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When it starts in the design business or launches a product whose market success is hard to predict, a firm may wonder if registering the design is worth the investment. But it may rest assured that introducing a product into the market does not necessarily preclude its later registration.
An industrial design: what is it?
The most popular and adequate solution to protect intellectual products of the design industry is registered industrial design. As defined in Article 102 of the Industrial Property Law Act, “An industrial design is a new outward appearance, having an individual character, of a product or its part, which results in particular from its lines, contours, shape, colours, texture, material or ornamentation.”
So an industrial design must meet the three-prong test: it must be new, it must be original and it must relate to the whole or a part of a product.
Appearance of product or its part
The term ‘product’ should not be restricted to include just a single item, such as a piece of furniture. You can also register a furniture set or a product made up of several parts. Moreover, registration is also available for one component part of a piece of furniture:
A design is considered to have an individual character (be original) when the overall impression it makes on an informed user is different from the overall impression produced by other designs. Accordingly, the new product must be different from products already on the market.
In assessing originality, reference is made not to the knowledge and perception of the final customer of the product (consumer), but to the impression the design makes on an informed user.
According to case law, an informed user is “a person who uses the item and handles it as an expert” (Warsaw Circuit Court, case no. XXII GWwp 9/08, judgment of 31 March 2009). Therefore, an informed user is a person using the product but otherwise knowledgeable in the design market, with keen insight and with better understanding of the sector than an average user.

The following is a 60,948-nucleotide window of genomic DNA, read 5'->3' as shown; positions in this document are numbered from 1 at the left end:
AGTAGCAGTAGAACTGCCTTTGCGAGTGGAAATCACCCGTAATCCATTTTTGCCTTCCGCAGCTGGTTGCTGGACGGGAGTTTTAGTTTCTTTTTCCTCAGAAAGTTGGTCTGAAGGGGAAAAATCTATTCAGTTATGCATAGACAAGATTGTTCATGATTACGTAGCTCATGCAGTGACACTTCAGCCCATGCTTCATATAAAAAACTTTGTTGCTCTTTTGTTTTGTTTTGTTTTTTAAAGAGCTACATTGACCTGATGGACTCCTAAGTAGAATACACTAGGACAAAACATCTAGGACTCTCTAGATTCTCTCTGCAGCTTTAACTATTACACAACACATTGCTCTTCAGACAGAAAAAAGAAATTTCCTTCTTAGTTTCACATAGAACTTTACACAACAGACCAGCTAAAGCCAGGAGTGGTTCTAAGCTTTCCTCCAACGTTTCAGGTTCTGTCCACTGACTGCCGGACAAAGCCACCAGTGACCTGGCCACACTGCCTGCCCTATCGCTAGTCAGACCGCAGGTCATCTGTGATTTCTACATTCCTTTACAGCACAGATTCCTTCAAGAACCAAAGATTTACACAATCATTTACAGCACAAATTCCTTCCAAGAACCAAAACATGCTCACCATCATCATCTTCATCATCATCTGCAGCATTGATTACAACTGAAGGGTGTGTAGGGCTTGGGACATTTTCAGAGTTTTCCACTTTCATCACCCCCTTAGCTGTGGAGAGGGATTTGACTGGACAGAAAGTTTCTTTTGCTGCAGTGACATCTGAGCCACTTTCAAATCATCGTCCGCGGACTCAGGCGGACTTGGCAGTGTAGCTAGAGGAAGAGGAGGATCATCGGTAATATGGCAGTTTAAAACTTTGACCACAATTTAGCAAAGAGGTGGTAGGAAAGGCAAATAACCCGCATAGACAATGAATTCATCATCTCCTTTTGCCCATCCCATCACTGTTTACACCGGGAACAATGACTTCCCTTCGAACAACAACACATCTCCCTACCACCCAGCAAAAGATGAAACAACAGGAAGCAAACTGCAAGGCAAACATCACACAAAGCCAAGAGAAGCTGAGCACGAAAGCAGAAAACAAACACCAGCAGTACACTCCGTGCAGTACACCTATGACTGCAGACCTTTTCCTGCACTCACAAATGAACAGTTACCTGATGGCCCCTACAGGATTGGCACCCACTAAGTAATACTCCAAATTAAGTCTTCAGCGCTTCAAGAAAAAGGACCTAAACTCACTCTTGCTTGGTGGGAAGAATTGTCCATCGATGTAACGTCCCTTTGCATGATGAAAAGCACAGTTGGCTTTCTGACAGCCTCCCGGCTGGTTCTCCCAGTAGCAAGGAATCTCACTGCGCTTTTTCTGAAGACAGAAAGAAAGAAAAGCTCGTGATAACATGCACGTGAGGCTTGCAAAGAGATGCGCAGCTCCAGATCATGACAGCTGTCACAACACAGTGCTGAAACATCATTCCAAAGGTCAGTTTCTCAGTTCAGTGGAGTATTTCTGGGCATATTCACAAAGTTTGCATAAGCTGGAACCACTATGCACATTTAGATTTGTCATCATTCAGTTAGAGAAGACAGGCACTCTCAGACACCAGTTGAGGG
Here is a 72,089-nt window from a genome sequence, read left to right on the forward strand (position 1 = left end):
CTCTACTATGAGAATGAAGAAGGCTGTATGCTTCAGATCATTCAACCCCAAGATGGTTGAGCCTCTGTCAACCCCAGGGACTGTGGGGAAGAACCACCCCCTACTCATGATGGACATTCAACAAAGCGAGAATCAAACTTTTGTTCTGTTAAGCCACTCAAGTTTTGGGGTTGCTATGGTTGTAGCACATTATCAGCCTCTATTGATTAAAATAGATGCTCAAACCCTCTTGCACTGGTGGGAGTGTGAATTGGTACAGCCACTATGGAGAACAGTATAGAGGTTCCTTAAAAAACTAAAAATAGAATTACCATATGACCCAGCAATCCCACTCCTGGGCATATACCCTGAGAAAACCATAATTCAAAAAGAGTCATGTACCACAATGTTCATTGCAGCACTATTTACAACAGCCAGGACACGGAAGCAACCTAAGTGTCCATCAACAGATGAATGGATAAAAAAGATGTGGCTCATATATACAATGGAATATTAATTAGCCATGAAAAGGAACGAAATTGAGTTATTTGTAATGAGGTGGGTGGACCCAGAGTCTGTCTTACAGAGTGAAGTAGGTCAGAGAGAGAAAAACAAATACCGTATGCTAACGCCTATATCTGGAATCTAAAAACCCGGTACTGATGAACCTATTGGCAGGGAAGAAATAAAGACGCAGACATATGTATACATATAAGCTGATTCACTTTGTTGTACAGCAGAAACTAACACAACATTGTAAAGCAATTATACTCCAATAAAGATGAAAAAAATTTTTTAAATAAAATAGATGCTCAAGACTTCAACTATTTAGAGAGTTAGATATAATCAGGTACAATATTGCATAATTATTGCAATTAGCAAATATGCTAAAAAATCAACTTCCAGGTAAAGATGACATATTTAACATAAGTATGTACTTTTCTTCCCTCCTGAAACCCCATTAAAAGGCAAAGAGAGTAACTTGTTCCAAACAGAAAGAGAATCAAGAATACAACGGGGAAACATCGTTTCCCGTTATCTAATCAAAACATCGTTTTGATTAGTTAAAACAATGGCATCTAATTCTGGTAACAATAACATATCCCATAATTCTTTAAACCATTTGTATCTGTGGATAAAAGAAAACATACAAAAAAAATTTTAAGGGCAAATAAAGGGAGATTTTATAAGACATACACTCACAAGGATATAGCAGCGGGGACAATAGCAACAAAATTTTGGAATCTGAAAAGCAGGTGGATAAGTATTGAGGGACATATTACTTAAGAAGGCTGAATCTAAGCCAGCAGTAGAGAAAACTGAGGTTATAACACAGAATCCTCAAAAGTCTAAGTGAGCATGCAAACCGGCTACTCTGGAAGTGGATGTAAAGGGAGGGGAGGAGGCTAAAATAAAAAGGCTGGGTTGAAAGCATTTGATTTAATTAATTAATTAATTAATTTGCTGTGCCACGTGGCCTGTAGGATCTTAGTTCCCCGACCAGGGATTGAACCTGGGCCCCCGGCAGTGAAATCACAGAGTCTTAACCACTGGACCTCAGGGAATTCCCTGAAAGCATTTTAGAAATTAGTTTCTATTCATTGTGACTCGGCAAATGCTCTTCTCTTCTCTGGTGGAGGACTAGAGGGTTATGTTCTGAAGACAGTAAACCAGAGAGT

For example, informer users include cabinet makers in the case of cabinet door handles but in the case of children’s beds they will include toddler carers, future parents and toddler shop operators (see Warsaw Circuit Court, case no. XXII GWwp 11/12, judgment of 27 September 2012, and case no. XXII GWwp 8/13, judgment of 2 July 2014).
A design is new if no identical design was made available to the public before its registration. A design is identical to another not only when it imitates precisely all the other’s features but also when it differs from it only in immaterial detail.
Design may be registered even if it has already been disclosed
Importantly, if a design yet to be registered is made available upon the consent of the designer, it will continue to be considered new for 12 months after it is so made available. As such, a design may be validly filed for registration not only before it is made available to the public, but also within one year thereafter. This seems to be a perfect solution for businesses as they have time to get an idea about how the market responds to their products and, thus, whether it is really worth investing in design registration.
Registration – not everything is protected
The registration of an industrial design prevents copying for a maximum period of 25 years. Importantly, the protection extends solely to those product features which are perceptible by sight because design rights involve a product’s outward appearance.
Furthermore, protection does not extend to features that result exclusively from the product’s technical functions. Thus, when you have registered a table consisting of a tabletop and legs, you cannot prohibit competitors from producing other tables which also have tabletops and legs because these parts are strictly related to the functions of the table as such.
Check what we refer to:
- The Industrial Property Law Act of 30 June 2000 (as consolidated in Journal of Laws of 2017, item 776);
- Council Regulation (EC) No. 6/2002 of 12 December 2001 on Community designs (OJ L 2002, no. 3, p. 1);
- Warsaw Circuit Court, case no. XXII GWwp 8/13, judgment of 2 July 2014;
- Warsaw Circuit Court, case no. XXII GWwp 11/12, judgment of 27 September 2012;
- Warsaw Circuit Court, case no. XXII GWwp 9/08, judgment of 31 March 2009.
About the author
Absolwentka prawa, entuzjastka prawa własności intelektualnej, które – jej zdaniem – nie pozwala na nudę i rutynę, ponieważ każdy problem wymaga kreatywnego i indywidualnego podejścia. Sprawy, z którymi spotyka się na co dzień, łączą w sobie aspekty na pozór odległych od siebie dziedzin prawa, techniki i nauki, a to z kolei pozwala na ciągły rozwój zawodowy. Agata lubi wyzwania – dlatego lubi IP. Szczególnie interesuje się problematyką ochrony tajemnicy przedsiębiorstwa oraz znakami towarowymi.